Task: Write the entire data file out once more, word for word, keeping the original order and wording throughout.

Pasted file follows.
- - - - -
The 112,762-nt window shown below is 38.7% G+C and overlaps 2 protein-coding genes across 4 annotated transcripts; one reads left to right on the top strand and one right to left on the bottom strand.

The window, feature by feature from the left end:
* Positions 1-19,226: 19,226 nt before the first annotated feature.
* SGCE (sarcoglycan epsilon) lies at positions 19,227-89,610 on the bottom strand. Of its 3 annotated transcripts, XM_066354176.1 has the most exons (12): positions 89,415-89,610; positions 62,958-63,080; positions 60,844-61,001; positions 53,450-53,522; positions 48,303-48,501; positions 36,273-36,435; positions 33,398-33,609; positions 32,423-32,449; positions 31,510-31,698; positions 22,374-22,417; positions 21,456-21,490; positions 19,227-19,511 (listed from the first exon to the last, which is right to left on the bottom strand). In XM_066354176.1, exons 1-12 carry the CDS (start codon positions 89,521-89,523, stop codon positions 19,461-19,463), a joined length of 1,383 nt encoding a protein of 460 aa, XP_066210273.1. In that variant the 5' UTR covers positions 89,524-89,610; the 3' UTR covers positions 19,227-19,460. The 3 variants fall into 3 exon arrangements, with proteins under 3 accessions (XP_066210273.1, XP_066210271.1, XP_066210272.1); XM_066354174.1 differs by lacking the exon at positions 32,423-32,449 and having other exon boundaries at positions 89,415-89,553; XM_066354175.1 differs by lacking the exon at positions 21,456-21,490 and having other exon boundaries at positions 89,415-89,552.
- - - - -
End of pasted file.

The 112,762-nt window shown below is 38.7% G+C and overlaps 2 protein-coding genes across 4 annotated transcripts; one reads left to right on the top strand and one right to left on the bottom strand.

The window, feature by feature from the left end:
* Positions 1-19,226: 19,226 nt before the first annotated feature.
* SGCE (sarcoglycan epsilon) lies at positions 19,227-89,610 on the bottom strand. Of its 3 annotated transcripts, XM_066354176.1 has the most exons (12): positions 89,415-89,610; positions 62,958-63,080; positions 60,844-61,001; positions 53,450-53,522; positions 48,303-48,501; positions 36,273-36,435; positions 33,398-33,609; positions 32,423-32,449; positions 31,510-31,698; positions 22,374-22,417; positions 21,456-21,490; positions 19,227-19,511 (listed from the first exon to the last, which is right to left on the bottom strand). In XM_066354176.1, exons 1-12 carry the CDS (start codon positions 89,521-89,523, stop codon positions 19,461-19,463), a joined length of 1,383 nt encoding a protein of 460 aa, XP_066210273.1. In that variant the 5' UTR covers positions 89,524-89,610; the 3' UTR covers positions 19,227-19,460. The 3 variants fall into 3 exon arrangements, with proteins under 3 accessions (XP_066210273.1, XP_066210271.1, XP_066210272.1); XM_066354174.1 differs by lacking the exon at positions 32,423-32,449 and having other exon boundaries at positions 89,415-89,553; XM_066354175.1 differs by lacking the exon at positions 21,456-21,490 and having other exon boundaries at positions 89,415-89,552.